As telcos resist granular energy monitoring, they squander opportunities in the cloud

Telcos dream of the kind of cloud success Amazon, (s amzn) Google, (s goog) Microsoft (s msft) and others have attained, but they don’t always want to embrace innovations from other realms. While not everything done at webscale companies like Facebook (s fb) makes sense for telcos to adopt, they could stand to apply similar approaches if they wish to become more competitive with the big cloud providers.
According to a Thursday article from Light Reading, Sprint (s s) appears to think the detailed monitoring beyond power-usage effectiveness (PUE) that eBay (s ebay) does with its Digital Service Efficiency (DSE) metrics is not the right fit:

“We don’t use DSE and believe it’s unlikely we would in the foreseeable future,” Sprint’s VP of IT, Josh Morton, writes in an email to Light Reading, adding that Sprint will continue to focus on absolute reductions and PUE for now. “We believe it may be much easier for eBay to use this measure as it is a good match for its transaction-based, operating model.”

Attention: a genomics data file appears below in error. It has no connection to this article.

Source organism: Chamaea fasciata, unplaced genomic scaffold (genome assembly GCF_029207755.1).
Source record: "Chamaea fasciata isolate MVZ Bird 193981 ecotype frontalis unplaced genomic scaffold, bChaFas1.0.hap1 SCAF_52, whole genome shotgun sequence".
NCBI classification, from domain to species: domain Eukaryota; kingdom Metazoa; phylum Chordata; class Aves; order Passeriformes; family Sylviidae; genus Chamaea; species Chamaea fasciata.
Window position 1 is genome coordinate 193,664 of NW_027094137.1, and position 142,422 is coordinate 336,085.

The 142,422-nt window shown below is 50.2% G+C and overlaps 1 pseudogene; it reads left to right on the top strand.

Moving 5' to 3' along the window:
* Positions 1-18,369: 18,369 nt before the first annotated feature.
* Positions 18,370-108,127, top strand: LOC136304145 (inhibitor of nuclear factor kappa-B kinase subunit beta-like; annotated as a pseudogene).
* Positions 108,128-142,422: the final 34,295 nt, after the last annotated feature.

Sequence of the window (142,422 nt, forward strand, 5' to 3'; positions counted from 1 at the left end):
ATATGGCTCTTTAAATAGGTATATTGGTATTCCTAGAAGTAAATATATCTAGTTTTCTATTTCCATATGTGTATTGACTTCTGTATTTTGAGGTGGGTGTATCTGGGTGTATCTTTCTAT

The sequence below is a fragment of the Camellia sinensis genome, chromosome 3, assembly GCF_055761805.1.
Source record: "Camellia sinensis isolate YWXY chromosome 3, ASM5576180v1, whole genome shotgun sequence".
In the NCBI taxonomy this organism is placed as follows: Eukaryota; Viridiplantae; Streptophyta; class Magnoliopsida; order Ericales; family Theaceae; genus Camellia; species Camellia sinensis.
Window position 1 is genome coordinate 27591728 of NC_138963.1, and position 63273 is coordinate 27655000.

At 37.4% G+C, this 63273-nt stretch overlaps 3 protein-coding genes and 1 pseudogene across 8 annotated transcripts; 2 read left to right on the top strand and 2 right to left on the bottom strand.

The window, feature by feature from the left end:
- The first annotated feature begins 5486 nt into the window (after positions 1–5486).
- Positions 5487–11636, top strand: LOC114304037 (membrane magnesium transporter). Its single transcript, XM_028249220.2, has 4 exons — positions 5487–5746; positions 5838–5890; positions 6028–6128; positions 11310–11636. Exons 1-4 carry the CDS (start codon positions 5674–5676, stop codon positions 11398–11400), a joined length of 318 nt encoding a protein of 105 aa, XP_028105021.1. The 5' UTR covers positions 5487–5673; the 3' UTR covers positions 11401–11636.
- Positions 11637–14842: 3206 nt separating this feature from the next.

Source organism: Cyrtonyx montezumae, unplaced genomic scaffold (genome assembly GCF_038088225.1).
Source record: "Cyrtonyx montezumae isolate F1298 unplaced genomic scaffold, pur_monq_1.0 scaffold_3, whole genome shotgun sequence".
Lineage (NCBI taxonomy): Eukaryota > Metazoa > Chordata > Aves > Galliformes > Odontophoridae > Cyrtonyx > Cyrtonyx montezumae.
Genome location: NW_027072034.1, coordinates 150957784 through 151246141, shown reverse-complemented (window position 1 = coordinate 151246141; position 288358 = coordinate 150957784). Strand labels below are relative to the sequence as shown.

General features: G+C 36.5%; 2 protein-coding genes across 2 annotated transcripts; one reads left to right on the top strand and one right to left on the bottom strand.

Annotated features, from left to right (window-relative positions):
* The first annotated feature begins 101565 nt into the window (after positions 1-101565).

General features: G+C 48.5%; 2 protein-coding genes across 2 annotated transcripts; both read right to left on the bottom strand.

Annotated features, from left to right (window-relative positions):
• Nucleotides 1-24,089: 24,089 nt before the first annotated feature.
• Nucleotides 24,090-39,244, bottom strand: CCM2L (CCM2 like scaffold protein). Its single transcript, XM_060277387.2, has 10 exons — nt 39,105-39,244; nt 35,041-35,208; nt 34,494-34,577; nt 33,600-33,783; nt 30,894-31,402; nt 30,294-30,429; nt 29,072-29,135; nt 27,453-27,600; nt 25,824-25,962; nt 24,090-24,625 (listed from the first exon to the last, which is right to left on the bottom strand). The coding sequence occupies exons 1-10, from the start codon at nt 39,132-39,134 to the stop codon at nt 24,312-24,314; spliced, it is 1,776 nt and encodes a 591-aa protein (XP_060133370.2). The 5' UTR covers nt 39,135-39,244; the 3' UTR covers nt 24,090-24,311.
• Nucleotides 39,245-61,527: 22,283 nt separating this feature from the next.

Sure, Sprint doesn’t necessarily need to squeeze out the most purchases per kilowatt-hour. But by all means it can start thinking about revenue in relation to how many servers are deployed and how much power is being used. These measurements and others are displayed for public viewing on eBay’s DSE dashboard. Facebook has its own near-real time dashboards for tracking temperature and humidity in addition to PUE and water-usage effectiveness (WUE). Perhaps Sprint and other telcos could come up with their own metrics that are appropriate for their business models.
That way, telcos could get a better picture of the efficiency of its infrastructure, which could reveal energy guzzlers that might be swapped out in favor of more efficiency gear, which in turn could lower operational expenditures and later lead to price cuts for customers. That’s exactly what could help telcos become viable alternatives to the more popular public cloud providers — and other kinds of companies that want to keep an eye on energy consumption as they boost computing capacity.
Joining up with OpenStack or implementing OpenFlow might not be enough for telcos to get more competitive in the cloud.
Specialized building design a la Google (s goog) might be out of the question. But maybe a small team inside a telco could implement advanced efficiency metrics and make changes on a small scale and compare costs with operations elsewhere in the company that are going no further than PUE. Modular data centers performance-tuned for energy efficiency might also be worthy of consideration.
Regardless of the routes telcos take, it makes sense for telcos to do more to optimize their own infrastructure. Without that, there is no cloud. And without efficient, scalable clouds that appeal to businesses, there’s lost opportunity.